Lost Splendor

Past and present by an archives student and new Bostonian. @freifraufitz

Illustration via “The Woman with the Yellow Hair: a romance of good and bad society”, Published in London c. 1860 via the British Library on Flickr Commons
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"nm"
"m’lady"
Be Steady: "Armorial families : a directory of gentlemen of coat-armour", Published c. 1905 via Internet Archive Book Images
"Price list of transfer ornaments and painters’ supplies.", published 1876 via Internet Archive Book Images
The White Rabbit, The Nursery Alice by Lewis Carroll and Illustrated by Sir John Teniel, London c. 1890 via The British Library
Illustration via The history of the origin and rise of the Republic of Venice by William Hazlitt Care, Published in London c. 1858 via The British Library on Flickr Commons
Bestiary: Herons Eating Eels, England ca. 1230-1240 via The British Library on Flickr Commons

See Also: Pokémon Wiki, Dodrio
This Mysterious Apparition: Illustration by F.T. Janes published in "The Angel of the Revolution: a tale of the coming Terror", London c. 1893 via The British Library on Flickr Commons
The Earth Seen From The Moon: Published in “The Half Hour Library of Travel, Nature and Science for young readers”, London c. 1896 via The British Library on Flickr Commons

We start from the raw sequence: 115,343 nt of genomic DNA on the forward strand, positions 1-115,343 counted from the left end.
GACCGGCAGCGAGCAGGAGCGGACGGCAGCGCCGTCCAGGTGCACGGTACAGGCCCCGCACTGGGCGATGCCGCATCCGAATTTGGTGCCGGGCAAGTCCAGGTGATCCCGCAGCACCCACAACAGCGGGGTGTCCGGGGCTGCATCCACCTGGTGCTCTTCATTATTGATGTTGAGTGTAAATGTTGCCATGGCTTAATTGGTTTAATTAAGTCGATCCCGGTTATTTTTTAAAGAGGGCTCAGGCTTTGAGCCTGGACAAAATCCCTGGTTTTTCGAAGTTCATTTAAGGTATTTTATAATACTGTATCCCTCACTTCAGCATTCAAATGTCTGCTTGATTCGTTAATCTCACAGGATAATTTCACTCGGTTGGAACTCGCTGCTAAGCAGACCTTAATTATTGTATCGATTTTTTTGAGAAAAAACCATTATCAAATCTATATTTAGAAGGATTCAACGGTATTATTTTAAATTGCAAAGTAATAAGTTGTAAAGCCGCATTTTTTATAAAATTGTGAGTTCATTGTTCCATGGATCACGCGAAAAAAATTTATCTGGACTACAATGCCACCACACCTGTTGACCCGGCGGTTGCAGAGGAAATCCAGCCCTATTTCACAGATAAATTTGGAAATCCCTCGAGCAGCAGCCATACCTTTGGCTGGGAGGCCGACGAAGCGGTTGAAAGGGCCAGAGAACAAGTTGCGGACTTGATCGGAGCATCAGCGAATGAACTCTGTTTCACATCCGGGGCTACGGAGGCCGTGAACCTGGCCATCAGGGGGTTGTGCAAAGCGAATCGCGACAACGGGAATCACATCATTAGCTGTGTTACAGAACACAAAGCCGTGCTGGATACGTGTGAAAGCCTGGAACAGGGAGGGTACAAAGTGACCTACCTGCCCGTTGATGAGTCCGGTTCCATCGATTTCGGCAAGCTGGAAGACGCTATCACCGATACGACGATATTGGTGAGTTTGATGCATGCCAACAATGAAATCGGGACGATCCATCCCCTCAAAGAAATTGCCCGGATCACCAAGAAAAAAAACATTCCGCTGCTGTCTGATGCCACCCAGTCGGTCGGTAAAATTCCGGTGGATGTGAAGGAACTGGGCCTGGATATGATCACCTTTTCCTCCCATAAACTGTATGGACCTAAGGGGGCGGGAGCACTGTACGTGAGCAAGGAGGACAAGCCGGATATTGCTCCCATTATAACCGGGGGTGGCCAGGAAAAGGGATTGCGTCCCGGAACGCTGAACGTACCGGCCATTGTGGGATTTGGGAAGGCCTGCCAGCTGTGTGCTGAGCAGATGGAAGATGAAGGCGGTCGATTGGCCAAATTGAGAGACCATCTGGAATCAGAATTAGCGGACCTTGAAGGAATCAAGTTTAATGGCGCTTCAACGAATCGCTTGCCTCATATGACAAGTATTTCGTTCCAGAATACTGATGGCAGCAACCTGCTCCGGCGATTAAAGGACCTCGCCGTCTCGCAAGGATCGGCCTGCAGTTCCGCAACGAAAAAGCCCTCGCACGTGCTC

Illustration from When Life is Young, Published New York c. 1894 via The British Library on Flickr Commons
Lesson Time: Book Illustration by D. A. H. Drew, Published London c. 1899 via The British Library on Flickr Commons
Impending Fall semester realness.
Illustration from The Half Hour Library of Travel, Nature and Science for Young Readers, Published London c. 1896 via The British Library on Flickr Commons
Illustration by H. Stratton from Songs for Little People, Published London c. 1896 via The British Library on Flickr Commons
Bonnacon and Boar, Northumberland Bestiary c. 1250-1250 via Getty Open Content Program
When viewing this manuscript, you might consider the following: What variety of horrible exchange is going on in this manuscript? What unseemly creature am I seeing right now?
Let’s talk about the Bonnacon:
"The bonnacon (also called the bonacon or the bonasus) is a mythical animal from Asia. It has curled horns and when startled sprays acidic dung that burns on contact with skin “like a kind of fire”. The legend may be based on a type of bison in reality.” via Wikipedia, Bonnacon
Medieval manuscripts are serious business, guys. /throwing up hands in abandon

Bonnacon and Boar, Northumberland Bestiary c. 1250-1250 via Getty Open Content Program

When viewing this manuscript, you might consider the following: What variety of horrible exchange is going on in this manuscript? What unseemly creature am I seeing right now?

Let’s talk about the Bonnacon:

"The bonnacon (also called the bonacon or the bonasus) is a mythical animal from Asia. It has curled horns and when startled sprays acidic dung that burns on contact with skin “like a kind of fire”. The legend may be based on a type of bison in reality.” via Wikipedia, Bonnacon

Medieval manuscripts are serious business, guys. /throwing up hands in abandon

Interwoven Socks: The Saturday Evening Post, 1921 by J.C. Leyendecker via mattsko.wordpress.com
lostsplendor:

Easter Walk by J.C Leyendecker, April 6th, 1912 (via The Saturday Evening Post)

lostsplendor:

Easter Walk by J.C Leyendecker, April 6th, 1912 (via The Saturday Evening Post)